That the Western Alliance is undergoing one of its recurrent crises is beyond doubt: the important question is whether this crisis is different in nature and more perilous in its likely outcome than those of the past.1 If NATO simply faces the chronic tensions of an alliance constructed of 16 members of varying size, geographic location and temperament, there is little cause for concern. The disputes of the moment-the questions of trade with the Soviet Union (including the Euro-Soviet natural gas pipeline) and European theater nuclear force (TNF) modernization-will be resolved by inelegant but workable compromises; the petty resentments of the moment will be understood as such: fits of pique which lead to the spats common to any couple, no matter how secure their marriage.
Even if we assume that the disputes are serious ones, it is possible to argue that differences between Europeans and Americans could have been avoided, and can be resolved by enlightened statesmen. In this view the disagreements are major but amenable to solution. What is needed is intensive investigation of the merits of each issue coupled with a strenuous effort by politicians to change their way of doing business. One version of this argument is that the current crisis has been produced by the gaucherie and diplomatic ineptitude of two American Presidents, Jimmy Carter and Ronald Reagan, and can be remedied if the second will only try to acquire some worldly wisdom. To continue the marital metaphor: husband and wife quarrel over where to live or what house to buy. Generosity, good sense and tact are needed-indeed, in their absence a serious breach may occur-but the dispute can be resolved on its own terms.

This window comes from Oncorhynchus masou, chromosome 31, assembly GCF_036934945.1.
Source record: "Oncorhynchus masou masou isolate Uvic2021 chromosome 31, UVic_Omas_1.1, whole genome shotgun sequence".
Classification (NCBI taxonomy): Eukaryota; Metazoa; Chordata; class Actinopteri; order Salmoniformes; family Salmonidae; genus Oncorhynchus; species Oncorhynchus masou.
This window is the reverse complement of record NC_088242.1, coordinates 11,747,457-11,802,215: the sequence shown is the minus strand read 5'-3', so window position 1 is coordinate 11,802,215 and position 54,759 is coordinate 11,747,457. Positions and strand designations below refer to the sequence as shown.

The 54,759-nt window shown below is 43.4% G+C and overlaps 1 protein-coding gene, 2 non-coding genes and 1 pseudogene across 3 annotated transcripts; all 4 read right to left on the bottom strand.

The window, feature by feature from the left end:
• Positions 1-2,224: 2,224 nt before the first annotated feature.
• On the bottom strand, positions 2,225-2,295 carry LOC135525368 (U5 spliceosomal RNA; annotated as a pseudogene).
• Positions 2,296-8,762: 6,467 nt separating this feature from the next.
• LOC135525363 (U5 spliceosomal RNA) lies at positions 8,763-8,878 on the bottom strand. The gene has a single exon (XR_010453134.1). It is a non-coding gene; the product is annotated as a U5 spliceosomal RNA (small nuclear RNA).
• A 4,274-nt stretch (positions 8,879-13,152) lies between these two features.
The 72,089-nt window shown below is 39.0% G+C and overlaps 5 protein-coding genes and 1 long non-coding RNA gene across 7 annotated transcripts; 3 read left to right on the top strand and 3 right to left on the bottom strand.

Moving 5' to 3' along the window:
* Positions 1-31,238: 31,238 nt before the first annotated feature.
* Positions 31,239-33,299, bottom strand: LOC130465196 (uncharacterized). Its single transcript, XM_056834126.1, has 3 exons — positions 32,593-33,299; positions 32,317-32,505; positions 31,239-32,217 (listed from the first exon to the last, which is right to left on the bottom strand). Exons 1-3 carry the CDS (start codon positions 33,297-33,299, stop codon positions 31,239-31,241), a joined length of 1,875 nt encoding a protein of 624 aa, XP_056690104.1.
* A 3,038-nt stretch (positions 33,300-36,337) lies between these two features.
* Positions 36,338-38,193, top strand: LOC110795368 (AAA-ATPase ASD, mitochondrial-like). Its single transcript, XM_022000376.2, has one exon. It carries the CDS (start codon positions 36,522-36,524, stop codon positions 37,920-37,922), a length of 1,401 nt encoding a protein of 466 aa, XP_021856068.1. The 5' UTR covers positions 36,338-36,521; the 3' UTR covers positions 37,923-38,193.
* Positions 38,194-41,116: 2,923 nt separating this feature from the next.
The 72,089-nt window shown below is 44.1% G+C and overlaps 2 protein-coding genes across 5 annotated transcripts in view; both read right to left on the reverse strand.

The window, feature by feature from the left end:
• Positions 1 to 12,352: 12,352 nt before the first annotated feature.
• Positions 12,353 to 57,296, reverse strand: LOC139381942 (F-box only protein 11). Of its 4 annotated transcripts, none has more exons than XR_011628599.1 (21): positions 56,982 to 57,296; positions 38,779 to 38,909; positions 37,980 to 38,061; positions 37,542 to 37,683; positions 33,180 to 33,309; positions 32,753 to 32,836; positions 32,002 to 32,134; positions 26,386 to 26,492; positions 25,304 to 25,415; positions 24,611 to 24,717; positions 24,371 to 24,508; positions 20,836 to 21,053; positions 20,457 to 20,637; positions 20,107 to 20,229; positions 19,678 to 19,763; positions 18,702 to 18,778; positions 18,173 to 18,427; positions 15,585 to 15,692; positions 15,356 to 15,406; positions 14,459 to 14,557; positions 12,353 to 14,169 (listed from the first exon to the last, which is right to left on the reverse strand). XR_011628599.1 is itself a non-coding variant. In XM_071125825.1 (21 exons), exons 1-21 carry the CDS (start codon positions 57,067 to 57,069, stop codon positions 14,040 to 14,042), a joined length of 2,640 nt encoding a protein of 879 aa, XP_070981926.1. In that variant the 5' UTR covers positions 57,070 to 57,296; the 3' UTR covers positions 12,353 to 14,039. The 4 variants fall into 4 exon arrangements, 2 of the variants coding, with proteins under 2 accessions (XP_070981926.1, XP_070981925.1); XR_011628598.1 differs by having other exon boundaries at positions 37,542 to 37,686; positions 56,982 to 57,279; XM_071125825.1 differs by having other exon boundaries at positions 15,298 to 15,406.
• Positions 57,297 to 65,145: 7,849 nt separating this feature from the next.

The third possibility, and unfortunately, the one closest to the truth, is that profound antipathies imperil the marriage. The current crisis of NATO is, in fact, a structural one, which no accommodations on such issues as the Euro-Soviet gas pipeline or TNF can solve. Forces beyond the control of any statesman, no matter
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